A’town’s big loss



You could say he died fighting for Arrowtown.

Thirty-two years after trying to stop its borough council from being forcibly amalgamated
with Queenstown Lakes District Council, Jim Ryan was battling again for Arrowtown’s independence at a meeting on Monday last week.

He was amongst townspeople fighting against an advisory group’s recommendation Arrowtown lose its council seat.







‘‘Well, here we go again,’’ he told former councillor/museum director David Clarke as he arrived at Arrowtown’s Lakes District Museum.

In the boardroom, his last words before he suddenly died were, ‘‘well, this must be important to get me out of bed this early on a winter’s morning’’.

Two days later, Clarke urged councillors at a City Hall meeting to honour Jim’s wishes for ‘‘fair and effective representation’’ when they voted on the advisory group’s recommendations.

After mayor Jim Boult’s casting vote, Arrowtown councillor Heath Copland’s motion to
keep an Arrowtown ward — ahead of public consultation — was supported.

In ’89, Jim had lost his battle to keep the borough council, despite a survey showing 97%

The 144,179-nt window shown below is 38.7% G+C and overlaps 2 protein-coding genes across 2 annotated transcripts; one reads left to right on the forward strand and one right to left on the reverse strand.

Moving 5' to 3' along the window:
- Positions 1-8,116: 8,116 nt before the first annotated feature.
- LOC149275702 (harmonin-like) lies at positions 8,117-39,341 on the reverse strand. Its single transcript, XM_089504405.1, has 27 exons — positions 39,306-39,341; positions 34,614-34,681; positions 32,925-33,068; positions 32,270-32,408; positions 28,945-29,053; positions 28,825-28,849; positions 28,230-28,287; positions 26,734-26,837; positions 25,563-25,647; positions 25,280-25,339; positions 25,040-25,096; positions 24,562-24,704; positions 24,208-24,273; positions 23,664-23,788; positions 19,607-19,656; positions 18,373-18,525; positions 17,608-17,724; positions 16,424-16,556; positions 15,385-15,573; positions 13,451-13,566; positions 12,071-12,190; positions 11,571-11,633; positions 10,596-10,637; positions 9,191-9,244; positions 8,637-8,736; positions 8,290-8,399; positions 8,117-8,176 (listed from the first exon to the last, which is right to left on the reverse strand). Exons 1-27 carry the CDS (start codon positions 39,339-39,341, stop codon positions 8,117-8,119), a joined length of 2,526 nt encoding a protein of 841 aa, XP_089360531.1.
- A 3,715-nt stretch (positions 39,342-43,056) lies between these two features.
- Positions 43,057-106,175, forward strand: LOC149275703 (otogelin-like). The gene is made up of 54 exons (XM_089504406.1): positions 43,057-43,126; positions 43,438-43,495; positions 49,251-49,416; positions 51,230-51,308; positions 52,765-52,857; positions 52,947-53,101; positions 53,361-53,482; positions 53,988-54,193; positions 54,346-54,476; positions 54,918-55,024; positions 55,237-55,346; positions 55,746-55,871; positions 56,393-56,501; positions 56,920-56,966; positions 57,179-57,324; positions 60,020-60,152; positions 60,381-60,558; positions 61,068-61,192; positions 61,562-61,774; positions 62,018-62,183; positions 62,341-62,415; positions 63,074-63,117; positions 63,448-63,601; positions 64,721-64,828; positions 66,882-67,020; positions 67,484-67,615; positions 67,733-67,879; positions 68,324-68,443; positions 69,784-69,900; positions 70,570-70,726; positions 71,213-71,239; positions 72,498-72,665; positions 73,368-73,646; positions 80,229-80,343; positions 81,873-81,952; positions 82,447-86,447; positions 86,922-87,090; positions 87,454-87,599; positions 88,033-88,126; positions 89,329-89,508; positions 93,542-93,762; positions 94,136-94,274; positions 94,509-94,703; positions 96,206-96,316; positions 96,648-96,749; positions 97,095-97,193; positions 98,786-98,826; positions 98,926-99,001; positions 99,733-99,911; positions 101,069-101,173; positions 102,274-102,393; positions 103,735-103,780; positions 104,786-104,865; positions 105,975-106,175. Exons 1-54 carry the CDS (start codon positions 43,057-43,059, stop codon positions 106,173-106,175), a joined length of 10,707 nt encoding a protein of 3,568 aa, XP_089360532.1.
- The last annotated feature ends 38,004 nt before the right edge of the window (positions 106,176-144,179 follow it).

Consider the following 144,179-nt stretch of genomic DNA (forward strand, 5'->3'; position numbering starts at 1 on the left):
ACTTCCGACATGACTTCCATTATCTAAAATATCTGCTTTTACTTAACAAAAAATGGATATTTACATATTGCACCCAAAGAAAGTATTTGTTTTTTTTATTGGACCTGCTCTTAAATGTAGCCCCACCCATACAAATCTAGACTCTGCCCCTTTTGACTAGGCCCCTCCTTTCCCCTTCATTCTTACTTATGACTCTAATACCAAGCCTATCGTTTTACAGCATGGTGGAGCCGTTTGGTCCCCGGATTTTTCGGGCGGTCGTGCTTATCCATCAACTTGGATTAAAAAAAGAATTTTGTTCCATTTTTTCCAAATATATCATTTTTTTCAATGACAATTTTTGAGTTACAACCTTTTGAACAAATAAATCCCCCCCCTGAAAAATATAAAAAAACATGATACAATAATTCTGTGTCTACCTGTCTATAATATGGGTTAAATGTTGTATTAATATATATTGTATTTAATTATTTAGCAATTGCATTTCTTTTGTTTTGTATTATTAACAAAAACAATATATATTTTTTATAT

support for its retention, and despite leading a delegation to Wellington.

He was happy, though, with concessions to allow Arrowtown two councillors — later
reduced to one — and some planning autonomy.

‘‘It’s been worthwhile jumping up and down,’’ he told Mountain Scene.

Former councillor Scott Stevens, whom Jim persuaded to stand, recalls about nine years
ago there was another attempt to remove the ward — ‘‘it was a close-run thing’’.

‘‘There was a lot of campaigning done by Jim to keep the seat.’’

Aside from his lobbying, Jim sat on the town’s planning advisory group, vetting developments in the town’s heritage zones, for 17 years.

He was on the heritage lighting committee, raising money to light the town’s CBD heritage
buildings, for seven years.

He was also behind the town having a CCTV camera system installed as a crime prevention tool.

As someone who loved technology — developing, in a possible world-first, a car button
that flicked on his spa pool — he also set up a programme to teach Arrowtown seniors how
to use the then-new internet.

The 79-year-old, who’d formerly enjoyed success with his Tau Tau poultry business in Invercargill, ‘‘was of that generation where you did stuff for the community’’, Clarke says.

After a major stroke 22 years ago, he’d ‘‘fought back amazingly with the help of his wife
Irene to be a great contributor, when many would have just taken to the sidelines’’.